Using Dropbox as a VCS and in deployment

Jan 11, 2012   #dropbox  #vcs  #fabric  #python  #svn  #git 

I was working on some personal projects the other day, and I wanted to add my code to version control. I’ve gotten so used to ensuring that my code is backed up (primarily using SVN) that it makes me nervous to only rely on Time Machine for my backups.

While I was investigating free/cheap SVN and git solutions (Github was not an option because I don’t want a public repo for this work), I realized that I had the perfect backup solution already: Dropbox. I’m sure I’m like most people and have at least a free Dropbox account. If not feel free to get a free 2GB account using this referral link and get an extra 250MB.

Why Dropbox?

Dropbox is a popular way to share files across computers and mobile devices. I have had an account for years and appreciate its simplicity. I have several other people that I share folders with and use it frequently to move files to my iPhone and iPad.

What you may not know is that Dropbox comes standard with a 30 day version history. This means that every time you save a file, Dropbox will keep a copy of the old version available for you for a month. If you want, you can also upgrade your account to have unlimited version history but for most use cases I think 30 days is plenty.

Since I’m the primary or sole developer on many of my side projects, this simple versioning system was perfect for my needs. I don’t anticipate needing anything like tags or branching, though honestly it wouldn’t be hard to just create a copy of the code and stick it in another folder for a pseudo-tagging system. (See the deployment section for an example of how this might work).

Using Dropbox as a Deployment tool

After the initial idea of using Dropbox as a VCS, my thoughts went to using it as part of a deployment tool. One of my areas of expertise involves configuration management and deployment. Since most of the code I’ve worked with used SVN, I’ve written several deployment tools based on it. I figured that I could build a similar system with Dropbox and my favorite deployment tool: Python’s Fabric.

Dropbox on the server

Setting up Dropbox on my server was pretty simple but required a little bit of preparation since I had very specific goals.

  1. Only sync specific folders
  2. Always have an up-to-date copy of code

Enabling specific folders

There are a few ways to synchronize specific folders with Dropbox. The easiest way, and the way that I went is to create a new Dropbox account. Then I share the folders I want on the server with this new account.

Now when I installed the Dropbox command line client, I attach it to this new account. The great thing with using a separate account is that I can use the account to store backups of my deployment bundles. This keeps the bundles out of personal Dropbox, but also allows me to potentially share the backups with other web servers.

Up-to-date code

Dropbox provides a nice python script to manage the daemon. If you are using Ubuntu, you can enable autostart simply:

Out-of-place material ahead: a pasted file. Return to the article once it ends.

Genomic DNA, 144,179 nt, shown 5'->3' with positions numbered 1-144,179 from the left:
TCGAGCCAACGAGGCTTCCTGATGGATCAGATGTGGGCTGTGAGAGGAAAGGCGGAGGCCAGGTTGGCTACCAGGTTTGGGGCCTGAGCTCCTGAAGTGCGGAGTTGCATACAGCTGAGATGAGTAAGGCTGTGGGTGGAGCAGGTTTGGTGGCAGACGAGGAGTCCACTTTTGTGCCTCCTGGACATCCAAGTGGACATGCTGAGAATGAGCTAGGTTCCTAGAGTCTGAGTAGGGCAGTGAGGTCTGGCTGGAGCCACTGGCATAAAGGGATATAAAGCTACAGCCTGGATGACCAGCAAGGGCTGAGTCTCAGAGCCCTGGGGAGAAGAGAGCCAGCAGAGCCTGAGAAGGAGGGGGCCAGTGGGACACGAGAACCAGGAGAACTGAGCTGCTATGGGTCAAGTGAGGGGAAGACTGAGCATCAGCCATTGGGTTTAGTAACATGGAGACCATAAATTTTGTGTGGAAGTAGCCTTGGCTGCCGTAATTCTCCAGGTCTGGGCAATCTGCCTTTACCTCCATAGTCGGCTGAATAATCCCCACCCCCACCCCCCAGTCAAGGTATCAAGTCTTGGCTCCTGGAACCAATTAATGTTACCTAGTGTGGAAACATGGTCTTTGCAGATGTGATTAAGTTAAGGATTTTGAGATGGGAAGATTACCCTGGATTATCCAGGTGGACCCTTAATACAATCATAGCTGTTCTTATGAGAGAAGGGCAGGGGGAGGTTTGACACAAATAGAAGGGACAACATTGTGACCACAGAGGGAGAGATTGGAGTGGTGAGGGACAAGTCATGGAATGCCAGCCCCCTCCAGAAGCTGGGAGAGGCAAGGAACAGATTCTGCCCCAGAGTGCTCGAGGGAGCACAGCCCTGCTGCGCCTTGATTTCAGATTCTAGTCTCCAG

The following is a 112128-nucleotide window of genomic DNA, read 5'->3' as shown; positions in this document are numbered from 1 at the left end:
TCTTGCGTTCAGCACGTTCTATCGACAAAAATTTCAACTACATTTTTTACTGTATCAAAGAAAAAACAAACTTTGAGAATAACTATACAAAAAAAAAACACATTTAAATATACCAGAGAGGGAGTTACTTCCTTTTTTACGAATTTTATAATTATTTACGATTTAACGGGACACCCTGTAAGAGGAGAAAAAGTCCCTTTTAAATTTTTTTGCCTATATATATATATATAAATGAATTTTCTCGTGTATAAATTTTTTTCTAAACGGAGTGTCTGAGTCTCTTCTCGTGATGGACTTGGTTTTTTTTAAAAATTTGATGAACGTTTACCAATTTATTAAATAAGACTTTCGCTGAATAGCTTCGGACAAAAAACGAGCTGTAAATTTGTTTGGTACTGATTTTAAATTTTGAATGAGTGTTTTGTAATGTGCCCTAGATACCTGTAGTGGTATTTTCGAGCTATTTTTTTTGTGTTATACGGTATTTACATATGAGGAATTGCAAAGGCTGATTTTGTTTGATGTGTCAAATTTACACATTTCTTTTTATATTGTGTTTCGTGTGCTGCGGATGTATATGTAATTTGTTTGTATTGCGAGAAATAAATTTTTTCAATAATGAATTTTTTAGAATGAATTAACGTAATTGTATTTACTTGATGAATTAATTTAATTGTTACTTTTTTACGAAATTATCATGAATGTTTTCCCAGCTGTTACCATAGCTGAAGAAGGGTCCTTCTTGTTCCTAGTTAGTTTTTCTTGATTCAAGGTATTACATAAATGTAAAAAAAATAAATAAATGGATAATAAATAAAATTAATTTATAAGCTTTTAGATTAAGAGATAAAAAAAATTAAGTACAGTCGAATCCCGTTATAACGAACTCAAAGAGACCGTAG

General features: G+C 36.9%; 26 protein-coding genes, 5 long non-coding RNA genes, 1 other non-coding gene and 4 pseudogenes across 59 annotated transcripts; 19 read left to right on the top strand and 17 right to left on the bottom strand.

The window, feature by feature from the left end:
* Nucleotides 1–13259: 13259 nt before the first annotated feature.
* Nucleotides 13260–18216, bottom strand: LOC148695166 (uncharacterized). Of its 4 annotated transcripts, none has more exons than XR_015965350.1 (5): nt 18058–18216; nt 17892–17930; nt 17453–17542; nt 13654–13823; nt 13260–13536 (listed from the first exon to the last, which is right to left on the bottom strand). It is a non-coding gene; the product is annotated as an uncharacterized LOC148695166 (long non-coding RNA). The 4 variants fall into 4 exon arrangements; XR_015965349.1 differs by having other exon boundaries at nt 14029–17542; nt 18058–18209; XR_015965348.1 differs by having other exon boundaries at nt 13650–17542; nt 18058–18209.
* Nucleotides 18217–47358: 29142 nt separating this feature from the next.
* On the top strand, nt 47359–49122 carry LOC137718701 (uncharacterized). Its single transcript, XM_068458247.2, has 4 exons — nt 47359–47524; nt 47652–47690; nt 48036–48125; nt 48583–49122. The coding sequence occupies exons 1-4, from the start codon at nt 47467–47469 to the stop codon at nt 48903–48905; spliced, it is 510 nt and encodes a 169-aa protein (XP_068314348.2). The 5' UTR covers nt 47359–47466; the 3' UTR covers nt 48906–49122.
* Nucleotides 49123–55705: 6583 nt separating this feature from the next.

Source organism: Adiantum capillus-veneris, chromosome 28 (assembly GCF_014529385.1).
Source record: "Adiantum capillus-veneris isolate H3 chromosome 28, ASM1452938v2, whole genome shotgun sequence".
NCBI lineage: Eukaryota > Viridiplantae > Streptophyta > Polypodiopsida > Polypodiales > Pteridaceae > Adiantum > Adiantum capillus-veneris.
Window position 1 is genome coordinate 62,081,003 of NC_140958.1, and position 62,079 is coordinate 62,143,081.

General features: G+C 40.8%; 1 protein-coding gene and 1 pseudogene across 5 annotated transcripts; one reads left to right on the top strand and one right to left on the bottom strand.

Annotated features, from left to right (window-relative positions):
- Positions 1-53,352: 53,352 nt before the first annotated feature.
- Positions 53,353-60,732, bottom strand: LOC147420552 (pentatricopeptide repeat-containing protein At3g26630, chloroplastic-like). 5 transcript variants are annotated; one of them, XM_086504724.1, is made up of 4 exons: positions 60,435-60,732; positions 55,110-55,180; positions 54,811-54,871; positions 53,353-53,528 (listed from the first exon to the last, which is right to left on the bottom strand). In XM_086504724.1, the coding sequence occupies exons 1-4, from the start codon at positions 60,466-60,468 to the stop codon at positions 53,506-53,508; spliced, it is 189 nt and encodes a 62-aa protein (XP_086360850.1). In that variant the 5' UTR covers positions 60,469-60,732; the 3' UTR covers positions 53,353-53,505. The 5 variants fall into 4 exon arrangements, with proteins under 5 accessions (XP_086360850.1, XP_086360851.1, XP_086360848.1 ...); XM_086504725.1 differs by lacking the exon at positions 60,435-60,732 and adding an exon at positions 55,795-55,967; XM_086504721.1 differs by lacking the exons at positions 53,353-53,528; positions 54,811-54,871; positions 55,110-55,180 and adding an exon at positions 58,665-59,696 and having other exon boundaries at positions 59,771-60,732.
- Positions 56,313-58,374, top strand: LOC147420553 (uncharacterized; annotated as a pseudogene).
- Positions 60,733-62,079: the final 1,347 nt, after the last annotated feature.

python autostart

Using Amazon’s Linux, you can use cron to enable the daemon on start. Just add the following to your user’s crontab:

@reboot $HOME/.dropbox-dist/dropboxd

Deployment tool

The deployment tool that we’re going to build is based on Fabric. Since the set up right now is pretty basic, I’m not using much of its power, but by building on top of it, I can extend it easily as I need.

Install fabric

Since I’m currently running on Amazon Linux, I’ll explain what I did. Ubuntu/Debian installs will probably differ. To install fabric, we’re going to use Python’s easy_install. We need to do the following:

yum install gcc python-devel
easy_install fabric

We need to create a wherever we plan on running fabric. Since I am just creating a simple local deployment, I want my fabfile to do the following:

  1. Present a list of web applications available for deployment
  2. Create a tar of the application I want deployed with a unique identifier
  3. Add the tarred files to my Dropbox server repo
  4. Present a list of tarred files available for deployment
  5. Create a backup of the existing code that is easy to rollback
  6. Move the tarred code to the correct location
  7. Perform application specific tasks
    1. Warm-up any caches
    2. Create any symlinks
    3. Repair permissions


Rather than explain all of the features of my fabfile, I’ve posted it to my Github for download and tweaking. I’ve tried to make it generic enough to where you can just put the file in your Dropbox user’s home folder and run it.

Any of your personal application options would go into the _deploy function.

Deployments are pretty simple. It is currently a two step process:

fab tag
fab prod deploy

Tag will take the folder you want deployed and create a tarred gz file. Deploy will take the tarred gz file and put it in the /var/www directory along with creating the backup, etc. There are a few other options available. just type fab help to learn about any other options available.